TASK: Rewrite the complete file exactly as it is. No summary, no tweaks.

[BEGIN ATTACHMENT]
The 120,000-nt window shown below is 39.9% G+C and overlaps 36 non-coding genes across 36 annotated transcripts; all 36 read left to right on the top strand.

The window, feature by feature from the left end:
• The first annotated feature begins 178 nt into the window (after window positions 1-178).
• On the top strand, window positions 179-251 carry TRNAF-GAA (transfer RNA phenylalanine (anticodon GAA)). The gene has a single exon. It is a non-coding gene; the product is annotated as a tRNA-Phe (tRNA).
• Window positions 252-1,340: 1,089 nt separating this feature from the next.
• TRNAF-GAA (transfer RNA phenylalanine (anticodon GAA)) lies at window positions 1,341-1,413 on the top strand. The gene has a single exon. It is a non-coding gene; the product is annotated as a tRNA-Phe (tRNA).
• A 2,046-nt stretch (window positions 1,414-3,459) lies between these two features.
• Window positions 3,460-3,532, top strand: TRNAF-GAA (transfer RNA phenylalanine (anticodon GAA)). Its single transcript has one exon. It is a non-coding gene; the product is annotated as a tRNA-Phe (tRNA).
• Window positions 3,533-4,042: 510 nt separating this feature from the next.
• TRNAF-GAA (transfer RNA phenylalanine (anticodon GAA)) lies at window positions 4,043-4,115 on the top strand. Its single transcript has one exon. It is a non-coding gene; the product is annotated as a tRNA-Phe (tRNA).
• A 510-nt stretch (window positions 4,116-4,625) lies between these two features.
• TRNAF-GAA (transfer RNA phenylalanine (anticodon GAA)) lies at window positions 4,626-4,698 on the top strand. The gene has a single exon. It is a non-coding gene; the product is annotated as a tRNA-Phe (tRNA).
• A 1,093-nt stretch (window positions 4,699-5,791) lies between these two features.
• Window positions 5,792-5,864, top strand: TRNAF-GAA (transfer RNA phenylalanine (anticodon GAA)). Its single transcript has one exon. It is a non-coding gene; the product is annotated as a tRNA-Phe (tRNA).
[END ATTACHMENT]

The 120,000-nt window shown below is 39.9% G+C and overlaps 36 non-coding genes across 36 annotated transcripts; all 36 read left to right on the top strand.

The window, feature by feature from the left end:
• The first annotated feature begins 178 nt into the window (after window positions 1-178).
• On the top strand, window positions 179-251 carry TRNAF-GAA (transfer RNA phenylalanine (anticodon GAA)). The gene has a single exon. It is a non-coding gene; the product is annotated as a tRNA-Phe (tRNA).
• Window positions 252-1,340: 1,089 nt separating this feature from the next.
• TRNAF-GAA (transfer RNA phenylalanine (anticodon GAA)) lies at window positions 1,341-1,413 on the top strand. The gene has a single exon. It is a non-coding gene; the product is annotated as a tRNA-Phe (tRNA).
• A 2,046-nt stretch (window positions 1,414-3,459) lies between these two features.
• Window positions 3,460-3,532, top strand: TRNAF-GAA (transfer RNA phenylalanine (anticodon GAA)). Its single transcript has one exon. It is a non-coding gene; the product is annotated as a tRNA-Phe (tRNA).
• Window positions 3,533-4,042: 510 nt separating this feature from the next.
• TRNAF-GAA (transfer RNA phenylalanine (anticodon GAA)) lies at window positions 4,043-4,115 on the top strand. Its single transcript has one exon. It is a non-coding gene; the product is annotated as a tRNA-Phe (tRNA).
• A 510-nt stretch (window positions 4,116-4,625) lies between these two features.
• TRNAF-GAA (transfer RNA phenylalanine (anticodon GAA)) lies at window positions 4,626-4,698 on the top strand. The gene has a single exon. It is a non-coding gene; the product is annotated as a tRNA-Phe (tRNA).
• A 1,093-nt stretch (window positions 4,699-5,791) lies between these two features.
• Window positions 5,792-5,864, top strand: TRNAF-GAA (transfer RNA phenylalanine (anticodon GAA)). Its single transcript has one exon. It is a non-coding gene; the product is annotated as a tRNA-Phe (tRNA).